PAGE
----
They grow up to two feet in height per year until they reach 200 to 300 feet high—then, like people, they grow outward in girth.
As a tree grows, it produces new layers of wood around the trunk, just under the bark.
If a tree is cut down, the layers are visible in a cross section.
Trees don't die from coring - students will probably ask.
Educators should explain to students the elliptic growth of trees.
An incredible amount of information is readily available to those interested in dendrochronology, of which most sources are listed below.
Simply place the mouse on the line containing the desired link, and click away.
If you're interested in learning which institutions or which scientists are conducting tree-ring research, be sure to go to the "Links" page using the button on the left.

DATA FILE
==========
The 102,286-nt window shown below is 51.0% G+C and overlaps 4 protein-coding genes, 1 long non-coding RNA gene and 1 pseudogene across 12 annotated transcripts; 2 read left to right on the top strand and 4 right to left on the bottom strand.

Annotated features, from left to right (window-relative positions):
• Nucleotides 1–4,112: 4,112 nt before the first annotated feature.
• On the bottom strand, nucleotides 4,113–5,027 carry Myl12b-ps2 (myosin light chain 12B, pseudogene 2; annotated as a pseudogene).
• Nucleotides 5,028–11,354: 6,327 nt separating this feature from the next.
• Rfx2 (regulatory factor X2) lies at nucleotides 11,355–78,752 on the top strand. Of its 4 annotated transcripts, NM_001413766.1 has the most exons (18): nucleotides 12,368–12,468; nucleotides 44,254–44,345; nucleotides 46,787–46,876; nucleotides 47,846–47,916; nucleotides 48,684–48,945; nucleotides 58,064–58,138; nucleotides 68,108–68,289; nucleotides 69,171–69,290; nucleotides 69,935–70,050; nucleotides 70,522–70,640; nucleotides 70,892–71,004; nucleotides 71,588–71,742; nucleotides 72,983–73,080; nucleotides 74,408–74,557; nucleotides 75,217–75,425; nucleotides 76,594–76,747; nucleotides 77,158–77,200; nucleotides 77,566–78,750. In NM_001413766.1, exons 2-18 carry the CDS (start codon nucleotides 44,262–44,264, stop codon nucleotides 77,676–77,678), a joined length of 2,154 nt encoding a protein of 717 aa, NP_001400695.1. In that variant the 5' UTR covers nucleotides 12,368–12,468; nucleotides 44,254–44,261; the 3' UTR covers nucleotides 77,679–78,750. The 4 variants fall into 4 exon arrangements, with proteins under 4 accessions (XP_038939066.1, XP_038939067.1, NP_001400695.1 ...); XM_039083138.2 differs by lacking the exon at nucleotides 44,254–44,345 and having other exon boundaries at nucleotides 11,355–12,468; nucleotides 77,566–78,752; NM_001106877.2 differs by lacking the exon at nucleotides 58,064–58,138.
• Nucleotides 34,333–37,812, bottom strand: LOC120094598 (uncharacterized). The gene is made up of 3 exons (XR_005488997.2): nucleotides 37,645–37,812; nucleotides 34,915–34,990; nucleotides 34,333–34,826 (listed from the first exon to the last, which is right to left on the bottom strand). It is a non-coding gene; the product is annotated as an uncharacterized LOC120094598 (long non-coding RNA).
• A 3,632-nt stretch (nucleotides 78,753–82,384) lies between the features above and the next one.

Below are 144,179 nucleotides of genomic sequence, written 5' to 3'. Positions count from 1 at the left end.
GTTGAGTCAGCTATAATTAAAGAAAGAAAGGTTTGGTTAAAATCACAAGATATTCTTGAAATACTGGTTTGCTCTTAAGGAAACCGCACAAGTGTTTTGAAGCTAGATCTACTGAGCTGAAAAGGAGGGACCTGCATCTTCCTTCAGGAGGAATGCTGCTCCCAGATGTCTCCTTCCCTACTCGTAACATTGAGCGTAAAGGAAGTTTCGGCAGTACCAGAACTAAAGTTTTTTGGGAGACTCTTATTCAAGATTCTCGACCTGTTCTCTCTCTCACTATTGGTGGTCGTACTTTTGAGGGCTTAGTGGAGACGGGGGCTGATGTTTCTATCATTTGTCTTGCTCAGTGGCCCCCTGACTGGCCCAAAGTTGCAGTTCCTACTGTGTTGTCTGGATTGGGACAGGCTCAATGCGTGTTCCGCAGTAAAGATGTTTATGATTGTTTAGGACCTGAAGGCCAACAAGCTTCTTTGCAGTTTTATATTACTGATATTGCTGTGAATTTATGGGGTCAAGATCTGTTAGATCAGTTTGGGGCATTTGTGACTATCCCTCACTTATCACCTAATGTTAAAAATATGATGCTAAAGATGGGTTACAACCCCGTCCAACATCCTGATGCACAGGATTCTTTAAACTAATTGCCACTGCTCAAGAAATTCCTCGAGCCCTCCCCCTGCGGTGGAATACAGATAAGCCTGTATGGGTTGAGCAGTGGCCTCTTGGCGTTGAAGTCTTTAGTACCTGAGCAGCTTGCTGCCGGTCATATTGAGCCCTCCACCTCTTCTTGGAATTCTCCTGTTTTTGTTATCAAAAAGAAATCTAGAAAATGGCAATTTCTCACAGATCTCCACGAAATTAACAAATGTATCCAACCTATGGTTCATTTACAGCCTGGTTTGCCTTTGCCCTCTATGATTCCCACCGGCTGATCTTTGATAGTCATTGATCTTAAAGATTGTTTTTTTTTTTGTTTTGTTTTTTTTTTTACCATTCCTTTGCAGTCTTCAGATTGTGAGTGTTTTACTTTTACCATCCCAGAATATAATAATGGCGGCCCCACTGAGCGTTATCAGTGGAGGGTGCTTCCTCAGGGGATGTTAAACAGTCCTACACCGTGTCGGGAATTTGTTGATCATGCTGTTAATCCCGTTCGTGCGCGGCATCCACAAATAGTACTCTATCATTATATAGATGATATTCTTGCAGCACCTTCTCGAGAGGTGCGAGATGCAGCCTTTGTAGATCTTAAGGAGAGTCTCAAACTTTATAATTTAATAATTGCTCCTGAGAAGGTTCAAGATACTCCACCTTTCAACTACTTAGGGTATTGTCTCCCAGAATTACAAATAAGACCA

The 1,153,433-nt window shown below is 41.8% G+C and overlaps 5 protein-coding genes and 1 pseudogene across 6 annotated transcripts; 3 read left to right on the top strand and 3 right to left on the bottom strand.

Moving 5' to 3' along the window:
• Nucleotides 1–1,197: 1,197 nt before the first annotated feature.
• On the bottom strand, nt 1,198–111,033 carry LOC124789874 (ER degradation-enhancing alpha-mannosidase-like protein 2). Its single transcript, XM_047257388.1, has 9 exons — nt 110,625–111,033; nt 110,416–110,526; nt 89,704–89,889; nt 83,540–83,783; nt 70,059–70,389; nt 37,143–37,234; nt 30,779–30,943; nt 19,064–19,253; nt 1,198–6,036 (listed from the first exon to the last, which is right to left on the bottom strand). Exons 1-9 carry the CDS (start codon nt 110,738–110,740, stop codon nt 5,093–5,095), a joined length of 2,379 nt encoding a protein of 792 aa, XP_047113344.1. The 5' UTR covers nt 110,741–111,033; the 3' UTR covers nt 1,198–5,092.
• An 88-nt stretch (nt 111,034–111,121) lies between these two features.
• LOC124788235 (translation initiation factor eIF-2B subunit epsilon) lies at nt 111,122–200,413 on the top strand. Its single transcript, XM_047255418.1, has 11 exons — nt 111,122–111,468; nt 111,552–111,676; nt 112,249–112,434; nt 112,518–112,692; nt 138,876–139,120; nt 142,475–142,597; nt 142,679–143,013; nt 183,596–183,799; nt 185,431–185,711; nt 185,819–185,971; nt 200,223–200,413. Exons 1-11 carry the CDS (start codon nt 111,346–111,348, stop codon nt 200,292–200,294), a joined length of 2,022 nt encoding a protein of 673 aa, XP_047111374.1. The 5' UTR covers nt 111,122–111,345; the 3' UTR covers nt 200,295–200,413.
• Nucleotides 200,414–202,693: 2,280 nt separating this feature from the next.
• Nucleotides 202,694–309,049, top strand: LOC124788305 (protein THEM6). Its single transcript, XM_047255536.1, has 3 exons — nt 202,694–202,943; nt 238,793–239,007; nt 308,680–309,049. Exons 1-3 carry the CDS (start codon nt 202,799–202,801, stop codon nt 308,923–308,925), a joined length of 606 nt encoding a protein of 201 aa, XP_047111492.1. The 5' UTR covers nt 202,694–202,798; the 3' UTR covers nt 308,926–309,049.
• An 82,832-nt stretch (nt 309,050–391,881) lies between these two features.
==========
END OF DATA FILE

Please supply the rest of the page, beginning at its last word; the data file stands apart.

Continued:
If you or your colleagues learn of any new sites that you feel would be a valuable addition to this listing of resources, be sure to contact me at the address at the bottom of this page and let me know what you found!
Read what our review team had to say about this resource below or learn more about how CLEAN reviews teaching materials Educators should explain to students how the matching of tree rings between trees of different ages is done (by searching for patterns to extend the record past the life of just one tree).
Great opportunity to touch on radiometric dating techniques that allow scientists to absolutely date trees that are found in bogs and other environments.
But first, consider these key facts regarding the sequoias: • The scientific name for the sequoia is —the giant sequoia—and they are related to the better-known redwoods.